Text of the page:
Even after the difficult weeks of drought, even after my lawn and flower beds have been attacked by armadillos (#45 met his fate at my house this week), I looked at my red oak trees on Saturday and saw something astonishing. Clinging to the outstretched branches were resilient acorns. I examined the tree, saw dozens of clusters on all the lower branches, and could see others forming on the upper limbs. But that’s what you expect to see on oak trees. If you find no acorns, it makes you wonder what kind of tree you have.
My elm trees don’t have acorns. My huge bois d’arc tree has no acorns. Neither do the maples, magnolia, tulip, or crape myrtle trees. Acorns are distinctive for oak trees. So, anyone who stood in a yard nearby and claimed to have an oak tree would be mistaken if that tree produced no acorns, no distinctive leaves, and bark that are genetic markers for oaks. An oak tree bears the resemblance of oaks.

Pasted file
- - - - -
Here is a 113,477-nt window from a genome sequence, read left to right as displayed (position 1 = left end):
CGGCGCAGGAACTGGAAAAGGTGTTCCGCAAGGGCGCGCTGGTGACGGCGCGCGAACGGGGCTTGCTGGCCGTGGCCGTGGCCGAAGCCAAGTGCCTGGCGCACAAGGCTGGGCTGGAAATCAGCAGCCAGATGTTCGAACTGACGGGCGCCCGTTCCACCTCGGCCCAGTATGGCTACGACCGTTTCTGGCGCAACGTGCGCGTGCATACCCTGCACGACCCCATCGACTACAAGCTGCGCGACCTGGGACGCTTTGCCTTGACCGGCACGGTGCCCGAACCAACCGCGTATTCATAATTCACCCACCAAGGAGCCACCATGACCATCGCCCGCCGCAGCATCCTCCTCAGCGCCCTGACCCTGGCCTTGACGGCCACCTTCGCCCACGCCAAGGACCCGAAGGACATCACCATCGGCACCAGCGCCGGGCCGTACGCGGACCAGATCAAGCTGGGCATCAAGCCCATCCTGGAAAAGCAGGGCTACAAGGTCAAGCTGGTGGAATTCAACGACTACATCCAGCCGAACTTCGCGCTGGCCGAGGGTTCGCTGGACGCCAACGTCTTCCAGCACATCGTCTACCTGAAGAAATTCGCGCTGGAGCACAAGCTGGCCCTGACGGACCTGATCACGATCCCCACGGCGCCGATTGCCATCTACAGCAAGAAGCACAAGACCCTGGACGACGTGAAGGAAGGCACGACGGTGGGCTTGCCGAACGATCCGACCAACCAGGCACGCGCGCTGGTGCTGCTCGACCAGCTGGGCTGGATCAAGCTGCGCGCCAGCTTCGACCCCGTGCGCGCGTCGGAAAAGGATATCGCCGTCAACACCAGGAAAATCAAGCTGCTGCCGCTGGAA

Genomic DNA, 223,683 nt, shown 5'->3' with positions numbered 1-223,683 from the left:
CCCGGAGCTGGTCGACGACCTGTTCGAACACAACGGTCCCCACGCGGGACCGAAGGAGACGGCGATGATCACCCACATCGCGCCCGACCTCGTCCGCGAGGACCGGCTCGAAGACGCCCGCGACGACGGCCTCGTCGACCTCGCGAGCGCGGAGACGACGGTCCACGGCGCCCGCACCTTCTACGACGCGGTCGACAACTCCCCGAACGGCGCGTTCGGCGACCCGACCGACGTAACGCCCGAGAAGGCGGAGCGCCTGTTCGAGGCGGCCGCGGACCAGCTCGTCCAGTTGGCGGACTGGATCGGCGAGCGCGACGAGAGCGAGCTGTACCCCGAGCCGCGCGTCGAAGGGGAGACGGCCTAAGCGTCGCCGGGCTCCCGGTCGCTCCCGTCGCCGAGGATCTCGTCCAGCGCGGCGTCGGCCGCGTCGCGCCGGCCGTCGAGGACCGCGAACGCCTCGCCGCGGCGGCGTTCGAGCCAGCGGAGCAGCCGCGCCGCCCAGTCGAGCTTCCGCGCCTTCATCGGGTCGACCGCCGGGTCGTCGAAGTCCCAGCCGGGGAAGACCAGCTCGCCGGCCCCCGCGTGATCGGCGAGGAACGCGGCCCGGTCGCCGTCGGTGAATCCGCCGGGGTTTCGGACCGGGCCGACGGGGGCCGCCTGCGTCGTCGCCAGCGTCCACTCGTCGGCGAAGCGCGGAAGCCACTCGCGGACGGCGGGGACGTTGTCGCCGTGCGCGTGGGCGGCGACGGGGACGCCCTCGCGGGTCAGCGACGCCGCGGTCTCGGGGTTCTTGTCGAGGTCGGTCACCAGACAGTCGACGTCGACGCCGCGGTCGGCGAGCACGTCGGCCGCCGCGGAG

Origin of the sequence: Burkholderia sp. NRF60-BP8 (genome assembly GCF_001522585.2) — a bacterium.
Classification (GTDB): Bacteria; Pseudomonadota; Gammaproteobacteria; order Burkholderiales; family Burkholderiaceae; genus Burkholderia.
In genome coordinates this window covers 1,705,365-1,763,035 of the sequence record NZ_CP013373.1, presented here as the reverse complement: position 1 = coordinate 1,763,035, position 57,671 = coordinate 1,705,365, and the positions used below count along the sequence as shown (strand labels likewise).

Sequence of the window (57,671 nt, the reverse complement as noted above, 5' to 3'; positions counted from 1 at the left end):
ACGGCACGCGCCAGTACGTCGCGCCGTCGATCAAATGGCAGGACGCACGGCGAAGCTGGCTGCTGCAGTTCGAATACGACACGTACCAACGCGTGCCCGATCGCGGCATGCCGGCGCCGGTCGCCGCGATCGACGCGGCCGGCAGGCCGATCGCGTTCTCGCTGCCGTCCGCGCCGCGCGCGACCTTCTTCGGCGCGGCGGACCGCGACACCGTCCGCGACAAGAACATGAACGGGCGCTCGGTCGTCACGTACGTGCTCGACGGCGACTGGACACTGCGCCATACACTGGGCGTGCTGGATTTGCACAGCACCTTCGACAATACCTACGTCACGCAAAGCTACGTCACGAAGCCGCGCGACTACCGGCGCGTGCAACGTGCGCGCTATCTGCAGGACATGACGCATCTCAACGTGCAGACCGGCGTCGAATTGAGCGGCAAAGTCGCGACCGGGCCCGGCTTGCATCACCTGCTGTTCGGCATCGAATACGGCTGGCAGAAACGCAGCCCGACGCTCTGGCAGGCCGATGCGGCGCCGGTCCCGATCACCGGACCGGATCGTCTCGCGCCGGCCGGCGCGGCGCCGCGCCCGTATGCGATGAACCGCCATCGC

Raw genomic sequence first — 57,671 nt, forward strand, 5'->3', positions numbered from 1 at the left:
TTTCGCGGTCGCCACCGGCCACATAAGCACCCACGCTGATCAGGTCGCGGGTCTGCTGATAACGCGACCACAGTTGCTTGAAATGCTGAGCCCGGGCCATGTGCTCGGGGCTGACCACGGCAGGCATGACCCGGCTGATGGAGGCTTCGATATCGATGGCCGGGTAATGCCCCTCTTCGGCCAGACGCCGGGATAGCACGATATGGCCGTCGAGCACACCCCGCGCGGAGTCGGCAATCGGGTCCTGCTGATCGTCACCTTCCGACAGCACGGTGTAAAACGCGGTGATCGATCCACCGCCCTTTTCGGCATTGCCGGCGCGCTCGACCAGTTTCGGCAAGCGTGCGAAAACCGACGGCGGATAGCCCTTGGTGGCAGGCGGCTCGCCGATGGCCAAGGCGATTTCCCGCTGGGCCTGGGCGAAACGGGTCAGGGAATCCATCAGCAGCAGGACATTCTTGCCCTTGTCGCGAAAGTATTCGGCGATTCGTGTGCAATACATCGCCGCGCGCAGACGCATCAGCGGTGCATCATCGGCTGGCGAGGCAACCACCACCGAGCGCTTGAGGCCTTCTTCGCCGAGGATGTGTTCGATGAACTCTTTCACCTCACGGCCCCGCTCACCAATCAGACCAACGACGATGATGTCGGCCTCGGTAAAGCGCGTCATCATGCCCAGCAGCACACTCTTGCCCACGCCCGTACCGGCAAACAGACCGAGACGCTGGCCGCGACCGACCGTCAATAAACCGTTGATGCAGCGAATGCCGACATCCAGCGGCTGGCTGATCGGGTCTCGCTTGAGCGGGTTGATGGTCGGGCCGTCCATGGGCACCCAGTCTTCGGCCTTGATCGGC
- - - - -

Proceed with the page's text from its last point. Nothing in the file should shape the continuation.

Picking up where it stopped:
So, should a Christian bear a resemblance in action, choices, attitude, priorities, and morals to Jesus? The term “Christian” means “follower of Christ” or “little Christ.” A person who has experienced the grace of Jesus and responds to His call to “follow” begins to bear the resemblance of Christ. But in our culture, people often claim to be Christians, but that resemblance doesn’t appear. What would the Christ of history say about that? We know because the eyewitnesses recorded his response to the problem then. Describing those who pretend, Jesus said this: (Matthew 7)
16 You can identify them by their fruit, that is, by the way they act. Can you pick grapes from thornbushes, or figs from thistles? 17 A good tree produces good fruit, and a bad tree produces bad fruit. 18 A good tree can’t produce bad fruit, and a bad tree can’t produce good fruit. 19 So every tree that does not produce good fruit is chopped down and thrown into the fire. 20 Yes, just as you can identify a tree by its fruit, so you can identify people by their actions.”Matthew 7:16-20, NLT
So when we hear the right words that acknowledge Jesus but don’t observe any spiritual fruit, no evidence of the Lordship of Jesus in their lives, no reverence or respect for His instructions, we must then exercise the same caution of trust that Jesus advised the early disciples. And the focus of our greatest scrutiny should be in our mirrors, not through our windows.